How does the value of your car depreciate over time?
Cars have always been the carriers of our fondest memories, which include those fun summer beach trips with your friends, that first feeling of getting behind a steering wheel, those goofy adventures in the wild with your family, and many more.
The land of America can rightly be termed as ‘CarNation’, with each American spending almost 51 minutes behind the wheel every day. That equates to a whopping total of almost 13 full days of driving every year. For avid car enthusiasts, this figure might be even higher than expected.
Unfortunately, every car has to face the dreaded word called ‘depreciation’. It is the term that is associated with the car losing its value as you continue driving it over time. Yes, almost no car enthusiast thinks highly about depreciation, but it is an inevitable fact that every experienced driver has to accept.
However, gaining proper knowledge of how your car loses value every year comes in handy, helping you to make smart decisions over time. Thus, a driver can make informed decisions on whether his car needs certain types of maintenance to retain its value, or if it ultimately needs to be sold to a car buying website. Here we dive deep into the topic of how fast cars depreciate over time and what are the ways to tackle it.
An overview of car depreciation
Generally, car depreciation is calculated as the difference between how much your car was worth when you first drove it out brand-new out of the showroom minus how much it is worth in the current situation. A car’s value drops over time owing to the constant wear and tear that it is subject to in everyday usage.
A car with more miles on the odometer will obviously lose its value faster down the road. To understand depreciation well, here is an example. Suppose you acquired a car for $20000 today and then decided to sell it three years later for a selling price of $12,000. That accounts for a loss of 40% of its value owing to car depreciation.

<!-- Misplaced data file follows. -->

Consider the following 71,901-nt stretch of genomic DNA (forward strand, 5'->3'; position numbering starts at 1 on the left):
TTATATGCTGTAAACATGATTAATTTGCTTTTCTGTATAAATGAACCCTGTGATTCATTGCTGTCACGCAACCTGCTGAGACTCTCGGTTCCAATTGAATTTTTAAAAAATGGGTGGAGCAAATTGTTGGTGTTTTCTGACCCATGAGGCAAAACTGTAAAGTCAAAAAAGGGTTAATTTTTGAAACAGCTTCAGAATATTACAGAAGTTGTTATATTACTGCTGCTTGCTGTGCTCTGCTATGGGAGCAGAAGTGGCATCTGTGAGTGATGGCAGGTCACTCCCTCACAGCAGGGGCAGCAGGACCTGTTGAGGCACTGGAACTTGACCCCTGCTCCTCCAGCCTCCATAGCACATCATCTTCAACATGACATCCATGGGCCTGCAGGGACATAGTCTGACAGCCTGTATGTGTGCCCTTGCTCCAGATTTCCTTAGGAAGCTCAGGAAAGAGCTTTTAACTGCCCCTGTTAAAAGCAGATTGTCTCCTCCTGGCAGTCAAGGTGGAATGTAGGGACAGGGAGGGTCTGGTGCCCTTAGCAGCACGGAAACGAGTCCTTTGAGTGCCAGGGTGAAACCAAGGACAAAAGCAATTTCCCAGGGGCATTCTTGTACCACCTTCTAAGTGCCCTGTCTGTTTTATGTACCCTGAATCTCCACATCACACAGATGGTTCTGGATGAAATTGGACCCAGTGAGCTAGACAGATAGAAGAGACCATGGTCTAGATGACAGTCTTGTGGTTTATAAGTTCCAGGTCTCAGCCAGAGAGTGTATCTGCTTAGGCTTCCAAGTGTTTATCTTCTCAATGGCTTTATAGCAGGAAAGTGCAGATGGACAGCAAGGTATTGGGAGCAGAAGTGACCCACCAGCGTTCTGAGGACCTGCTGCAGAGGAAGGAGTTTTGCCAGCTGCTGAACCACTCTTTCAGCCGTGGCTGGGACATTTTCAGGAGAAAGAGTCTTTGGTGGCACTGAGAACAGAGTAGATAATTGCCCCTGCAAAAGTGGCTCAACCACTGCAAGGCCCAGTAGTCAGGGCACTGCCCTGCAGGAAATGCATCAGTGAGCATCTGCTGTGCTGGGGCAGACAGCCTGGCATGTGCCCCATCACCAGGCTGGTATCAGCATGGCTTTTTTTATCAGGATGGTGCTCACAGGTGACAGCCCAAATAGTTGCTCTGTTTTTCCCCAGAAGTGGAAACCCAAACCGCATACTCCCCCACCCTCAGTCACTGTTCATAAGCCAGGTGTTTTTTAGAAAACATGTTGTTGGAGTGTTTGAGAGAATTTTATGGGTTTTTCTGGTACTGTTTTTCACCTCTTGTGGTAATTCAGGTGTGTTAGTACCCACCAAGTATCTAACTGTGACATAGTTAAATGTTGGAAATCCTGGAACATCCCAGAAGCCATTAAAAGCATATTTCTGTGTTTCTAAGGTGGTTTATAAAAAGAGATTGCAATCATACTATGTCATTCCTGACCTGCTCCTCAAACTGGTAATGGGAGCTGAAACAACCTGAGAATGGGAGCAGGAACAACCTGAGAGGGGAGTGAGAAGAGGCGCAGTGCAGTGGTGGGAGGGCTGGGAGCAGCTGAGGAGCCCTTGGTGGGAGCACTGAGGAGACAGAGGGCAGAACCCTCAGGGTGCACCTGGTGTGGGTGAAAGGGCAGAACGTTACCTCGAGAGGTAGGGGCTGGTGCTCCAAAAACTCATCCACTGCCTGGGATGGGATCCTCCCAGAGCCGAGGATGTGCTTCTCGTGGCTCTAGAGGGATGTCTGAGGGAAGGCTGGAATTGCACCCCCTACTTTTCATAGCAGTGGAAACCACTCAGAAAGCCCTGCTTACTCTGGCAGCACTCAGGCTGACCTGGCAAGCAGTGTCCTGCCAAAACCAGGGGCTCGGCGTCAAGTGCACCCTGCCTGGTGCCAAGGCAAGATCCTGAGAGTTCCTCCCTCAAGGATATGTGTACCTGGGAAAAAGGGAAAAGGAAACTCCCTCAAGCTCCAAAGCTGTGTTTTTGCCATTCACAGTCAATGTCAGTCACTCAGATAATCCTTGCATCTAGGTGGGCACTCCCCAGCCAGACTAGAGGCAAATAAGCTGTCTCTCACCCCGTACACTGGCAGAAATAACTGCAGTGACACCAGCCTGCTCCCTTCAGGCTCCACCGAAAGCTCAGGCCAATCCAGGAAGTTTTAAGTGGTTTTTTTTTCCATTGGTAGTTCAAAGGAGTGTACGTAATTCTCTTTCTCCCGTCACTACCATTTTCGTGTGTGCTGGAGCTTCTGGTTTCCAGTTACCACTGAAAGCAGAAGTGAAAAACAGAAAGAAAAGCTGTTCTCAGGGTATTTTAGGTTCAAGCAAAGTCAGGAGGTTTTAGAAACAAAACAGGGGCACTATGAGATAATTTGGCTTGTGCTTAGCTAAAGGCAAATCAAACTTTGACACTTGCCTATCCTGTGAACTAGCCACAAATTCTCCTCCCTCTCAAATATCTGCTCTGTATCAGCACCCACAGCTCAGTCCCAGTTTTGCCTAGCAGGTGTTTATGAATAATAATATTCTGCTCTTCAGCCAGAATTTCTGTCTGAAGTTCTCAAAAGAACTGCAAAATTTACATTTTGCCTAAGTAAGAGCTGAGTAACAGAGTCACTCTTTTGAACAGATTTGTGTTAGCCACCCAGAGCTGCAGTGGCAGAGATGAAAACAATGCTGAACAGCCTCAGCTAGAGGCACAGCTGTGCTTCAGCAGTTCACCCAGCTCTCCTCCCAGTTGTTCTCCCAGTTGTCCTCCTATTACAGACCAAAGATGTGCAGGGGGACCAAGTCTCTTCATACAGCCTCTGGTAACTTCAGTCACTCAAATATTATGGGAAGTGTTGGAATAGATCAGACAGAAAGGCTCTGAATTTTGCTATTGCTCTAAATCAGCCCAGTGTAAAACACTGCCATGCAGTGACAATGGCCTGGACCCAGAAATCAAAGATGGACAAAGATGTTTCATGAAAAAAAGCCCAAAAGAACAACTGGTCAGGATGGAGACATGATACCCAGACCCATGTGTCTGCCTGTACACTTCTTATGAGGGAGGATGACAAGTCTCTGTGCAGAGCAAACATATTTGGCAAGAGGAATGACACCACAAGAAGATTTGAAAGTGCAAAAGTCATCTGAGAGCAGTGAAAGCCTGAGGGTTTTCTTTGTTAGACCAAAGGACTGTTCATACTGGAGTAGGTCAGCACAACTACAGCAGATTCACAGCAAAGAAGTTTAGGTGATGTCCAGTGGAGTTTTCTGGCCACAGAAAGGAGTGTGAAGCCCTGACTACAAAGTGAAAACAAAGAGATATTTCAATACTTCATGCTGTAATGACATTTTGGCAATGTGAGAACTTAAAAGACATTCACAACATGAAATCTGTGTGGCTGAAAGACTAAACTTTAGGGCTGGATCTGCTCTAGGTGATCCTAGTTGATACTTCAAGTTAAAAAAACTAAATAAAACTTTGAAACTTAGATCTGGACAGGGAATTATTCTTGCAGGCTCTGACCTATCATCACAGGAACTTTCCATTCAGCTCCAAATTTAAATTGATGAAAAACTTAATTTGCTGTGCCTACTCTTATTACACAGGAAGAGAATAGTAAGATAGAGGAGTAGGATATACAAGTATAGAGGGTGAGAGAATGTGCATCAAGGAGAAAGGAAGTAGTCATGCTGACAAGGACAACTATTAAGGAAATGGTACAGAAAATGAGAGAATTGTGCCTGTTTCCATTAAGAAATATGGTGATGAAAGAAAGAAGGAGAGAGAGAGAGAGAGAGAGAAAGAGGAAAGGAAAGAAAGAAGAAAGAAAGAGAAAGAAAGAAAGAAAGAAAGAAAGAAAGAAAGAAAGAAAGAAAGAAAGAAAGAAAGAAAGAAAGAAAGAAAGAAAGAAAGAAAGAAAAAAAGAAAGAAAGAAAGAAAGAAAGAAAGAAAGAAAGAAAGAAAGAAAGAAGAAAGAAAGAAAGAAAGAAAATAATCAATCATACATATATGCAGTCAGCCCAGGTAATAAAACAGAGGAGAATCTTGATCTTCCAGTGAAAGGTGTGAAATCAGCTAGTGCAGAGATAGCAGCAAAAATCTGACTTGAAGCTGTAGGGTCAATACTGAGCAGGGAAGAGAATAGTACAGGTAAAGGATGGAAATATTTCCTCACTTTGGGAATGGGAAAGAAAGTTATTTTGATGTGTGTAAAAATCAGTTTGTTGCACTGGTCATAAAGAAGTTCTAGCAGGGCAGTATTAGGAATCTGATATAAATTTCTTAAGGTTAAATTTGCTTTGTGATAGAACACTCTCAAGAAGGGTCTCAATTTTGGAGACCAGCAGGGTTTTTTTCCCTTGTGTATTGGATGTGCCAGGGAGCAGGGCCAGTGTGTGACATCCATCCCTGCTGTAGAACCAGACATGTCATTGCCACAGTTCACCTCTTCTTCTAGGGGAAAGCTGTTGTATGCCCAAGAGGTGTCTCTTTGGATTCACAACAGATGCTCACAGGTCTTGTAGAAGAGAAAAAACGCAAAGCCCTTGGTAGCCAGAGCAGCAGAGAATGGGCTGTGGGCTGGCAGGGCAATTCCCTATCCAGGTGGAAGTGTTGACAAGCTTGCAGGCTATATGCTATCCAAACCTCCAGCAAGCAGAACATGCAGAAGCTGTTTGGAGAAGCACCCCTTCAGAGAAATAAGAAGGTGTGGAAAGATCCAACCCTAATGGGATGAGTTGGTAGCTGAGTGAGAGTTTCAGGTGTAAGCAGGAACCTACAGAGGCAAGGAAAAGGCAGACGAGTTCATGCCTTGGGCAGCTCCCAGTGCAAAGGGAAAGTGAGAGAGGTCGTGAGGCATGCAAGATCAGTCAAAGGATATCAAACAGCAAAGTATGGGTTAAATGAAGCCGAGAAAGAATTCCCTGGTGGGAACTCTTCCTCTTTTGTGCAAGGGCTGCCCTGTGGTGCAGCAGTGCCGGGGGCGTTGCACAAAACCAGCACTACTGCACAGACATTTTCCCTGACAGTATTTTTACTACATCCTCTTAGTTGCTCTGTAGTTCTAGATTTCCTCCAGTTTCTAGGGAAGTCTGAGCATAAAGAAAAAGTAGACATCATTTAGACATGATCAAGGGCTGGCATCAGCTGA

Reasons for car depreciation
A car typically loses about 9-11% of its value once you drive it off the parking lot of the showroom. Take into account that the sticker price of your brand new car is $30,000. This means that you are throwing $30,00 right out the window once you finalize the deal for your new car! Factors like these are well beyond the buyer’s control. Similarly, there are many other factors that end up putting a dent in your car’s value over time:
- Mileage: It serves as a no-brainer that the more you drive your car around, the faster it will lose its value on a daily basis. If you can keep your urge to drive on hold, your car will retain its value much better.
- Fuel Economy: Remember the AM Hummer? You probably won’t see any of these beasts on the road today, partly because of their poor fuel economy. Buyers are always willing to pay for a car that shells out more miles per gallon, hence those cars sell at a much better value.
- Consumer Trends: Just a few years ago, sedans were a popular buy among the masses and a fashionable sight on the streets as well. Fast forward to today, you can see that crossovers and SUVs have taken their place as the popular car type for consumers. With the increased demand for popular crossovers and SUVs today, these vehicles depreciate at a much slower rate than sedans, minivans, or trucks.
- Condition: Any sort of damage to the car’s exteriors or interiors will automatically cut a chunk off its selling value if you decide to sell it.